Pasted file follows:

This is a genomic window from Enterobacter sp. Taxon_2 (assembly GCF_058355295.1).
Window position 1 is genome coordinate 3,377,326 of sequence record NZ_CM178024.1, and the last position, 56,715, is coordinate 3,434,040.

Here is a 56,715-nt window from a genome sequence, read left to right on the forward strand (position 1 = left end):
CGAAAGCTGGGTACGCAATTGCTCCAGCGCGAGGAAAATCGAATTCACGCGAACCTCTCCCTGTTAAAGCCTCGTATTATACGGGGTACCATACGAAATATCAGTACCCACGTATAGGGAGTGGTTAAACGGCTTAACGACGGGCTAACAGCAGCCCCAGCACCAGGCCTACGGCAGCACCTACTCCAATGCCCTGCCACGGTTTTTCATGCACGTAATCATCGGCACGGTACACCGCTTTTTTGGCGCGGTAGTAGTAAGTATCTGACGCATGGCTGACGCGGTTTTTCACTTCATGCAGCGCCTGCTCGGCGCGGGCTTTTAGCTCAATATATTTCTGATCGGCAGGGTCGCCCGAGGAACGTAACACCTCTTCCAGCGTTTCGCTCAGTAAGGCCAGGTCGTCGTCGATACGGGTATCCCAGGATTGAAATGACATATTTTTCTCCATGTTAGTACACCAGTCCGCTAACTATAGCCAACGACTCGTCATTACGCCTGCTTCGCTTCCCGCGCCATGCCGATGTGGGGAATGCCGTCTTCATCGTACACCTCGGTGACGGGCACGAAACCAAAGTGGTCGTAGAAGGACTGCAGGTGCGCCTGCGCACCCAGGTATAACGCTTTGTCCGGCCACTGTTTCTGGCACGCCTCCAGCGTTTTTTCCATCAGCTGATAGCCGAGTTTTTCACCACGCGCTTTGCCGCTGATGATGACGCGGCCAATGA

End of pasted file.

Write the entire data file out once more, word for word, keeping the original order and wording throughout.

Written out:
This is a genomic window from Enterobacter sp. Taxon_2 (assembly GCF_058355295.1).
Window position 1 is genome coordinate 3,377,326 of sequence record NZ_CM178024.1, and the last position, 56,715, is coordinate 3,434,040.

Here is a 56,715-nt window from a genome sequence, read left to right on the forward strand (position 1 = left end):
CGAAAGCTGGGTACGCAATTGCTCCAGCGCGAGGAAAATCGAATTCACGCGAACCTCTCCCTGTTAAAGCCTCGTATTATACGGGGTACCATACGAAATATCAGTACCCACGTATAGGGAGTGGTTAAACGGCTTAACGACGGGCTAACAGCAGCCCCAGCACCAGGCCTACGGCAGCACCTACTCCAATGCCCTGCCACGGTTTTTCATGCACGTAATCATCGGCACGGTACACCGCTTTTTTGGCGCGGTAGTAGTAAGTATCTGACGCATGGCTGACGCGGTTTTTCACTTCATGCAGCGCCTGCTCGGCGCGGGCTTTTAGCTCAATATATTTCTGATCGGCAGGGTCGCCCGAGGAACGTAACACCTCTTCCAGCGTTTCGCTCAGTAAGGCCAGGTCGTCGTCGATACGGGTATCCCAGGATTGAAATGACATATTTTTCTCCATGTTAGTACACCAGTCCGCTAACTATAGCCAACGACTCGTCATTACGCCTGCTTCGCTTCCCGCGCCATGCCGATGTGGGGAATGCCGTCTTCATCGTACACCTCGGTGACGGGCACGAAACCAAAGTGGTCGTAGAAGGACTGCAGGTGCGCCTGCGCACCCAGGTATAACGCTTTGTCCGGCCACTGTTTCTGGCACGCCTCCAGCGTTTTTTCCATCAGCTGATAGCCGAGTTTTTCACCACGCGCTTTGCCGCTGATGATGACGCGGCCAATGA